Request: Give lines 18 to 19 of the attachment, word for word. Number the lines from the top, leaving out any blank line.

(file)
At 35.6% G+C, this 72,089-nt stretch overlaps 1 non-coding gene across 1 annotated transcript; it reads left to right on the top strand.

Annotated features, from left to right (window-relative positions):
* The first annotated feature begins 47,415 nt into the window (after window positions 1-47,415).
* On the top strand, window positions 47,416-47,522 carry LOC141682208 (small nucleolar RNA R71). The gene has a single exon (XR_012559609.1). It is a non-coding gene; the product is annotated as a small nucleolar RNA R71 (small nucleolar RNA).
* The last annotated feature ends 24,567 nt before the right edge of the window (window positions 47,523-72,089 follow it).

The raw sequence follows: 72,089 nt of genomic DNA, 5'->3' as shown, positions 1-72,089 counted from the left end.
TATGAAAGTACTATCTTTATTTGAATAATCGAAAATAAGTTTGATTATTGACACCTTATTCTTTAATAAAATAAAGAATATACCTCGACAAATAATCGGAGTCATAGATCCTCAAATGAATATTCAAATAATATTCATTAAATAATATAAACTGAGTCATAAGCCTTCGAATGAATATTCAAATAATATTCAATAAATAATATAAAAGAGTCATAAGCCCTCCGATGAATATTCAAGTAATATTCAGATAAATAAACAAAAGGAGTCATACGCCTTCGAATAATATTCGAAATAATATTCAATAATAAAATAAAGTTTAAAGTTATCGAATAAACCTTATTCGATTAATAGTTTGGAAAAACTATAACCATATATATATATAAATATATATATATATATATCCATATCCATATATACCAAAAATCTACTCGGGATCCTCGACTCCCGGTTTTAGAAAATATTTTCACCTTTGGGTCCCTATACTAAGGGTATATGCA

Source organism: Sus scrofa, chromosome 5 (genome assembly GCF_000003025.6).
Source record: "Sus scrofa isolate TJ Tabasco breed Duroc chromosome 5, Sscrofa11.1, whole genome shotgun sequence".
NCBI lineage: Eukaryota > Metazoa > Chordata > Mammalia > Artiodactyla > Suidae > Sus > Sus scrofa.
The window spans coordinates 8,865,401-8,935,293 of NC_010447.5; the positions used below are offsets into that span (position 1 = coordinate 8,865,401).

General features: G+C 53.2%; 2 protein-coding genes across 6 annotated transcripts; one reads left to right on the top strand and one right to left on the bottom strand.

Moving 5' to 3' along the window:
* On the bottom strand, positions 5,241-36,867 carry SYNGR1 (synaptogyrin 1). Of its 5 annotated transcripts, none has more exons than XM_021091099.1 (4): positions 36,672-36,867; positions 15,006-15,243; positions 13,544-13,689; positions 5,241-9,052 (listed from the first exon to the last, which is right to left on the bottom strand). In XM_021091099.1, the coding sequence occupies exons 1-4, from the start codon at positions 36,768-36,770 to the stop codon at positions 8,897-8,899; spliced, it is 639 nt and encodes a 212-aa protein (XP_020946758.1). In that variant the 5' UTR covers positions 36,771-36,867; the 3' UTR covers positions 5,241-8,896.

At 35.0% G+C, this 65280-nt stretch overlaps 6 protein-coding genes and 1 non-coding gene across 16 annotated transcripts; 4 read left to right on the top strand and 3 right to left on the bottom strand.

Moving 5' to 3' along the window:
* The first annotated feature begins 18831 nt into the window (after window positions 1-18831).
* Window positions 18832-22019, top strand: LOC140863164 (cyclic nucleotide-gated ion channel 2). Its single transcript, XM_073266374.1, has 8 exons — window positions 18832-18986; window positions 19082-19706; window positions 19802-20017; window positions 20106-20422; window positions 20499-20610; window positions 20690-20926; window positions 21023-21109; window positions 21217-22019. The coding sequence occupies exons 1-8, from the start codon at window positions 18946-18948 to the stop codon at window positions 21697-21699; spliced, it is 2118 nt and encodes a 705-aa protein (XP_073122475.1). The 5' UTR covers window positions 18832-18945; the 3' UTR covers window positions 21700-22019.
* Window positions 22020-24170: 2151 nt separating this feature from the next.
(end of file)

* Window positions 18832-22019, top strand: LOC140863164 (cyclic nucleotide-gated ion channel 2). Its single transcript, XM_073266374.1, has 8 exons — window positions 18832-18986; window positions 19082-19706; window positions 19802-20017; window positions 20106-20422; window positions 20499-20610; window positions 20690-20926; window positions 21023-21109; window positions 21217-22019. The coding sequence occupies exons 1-8, from the start codon at window positions 18946-18948 to the stop codon at window positions 21697-21699; spliced, it is 2118 nt and encodes a 705-aa protein (XP_073122475.1). The 5' UTR covers window positions 18832-18945; the 3' UTR covers window positions 21700-22019.
* Window positions 22020-24170: 2151 nt separating this feature from the next.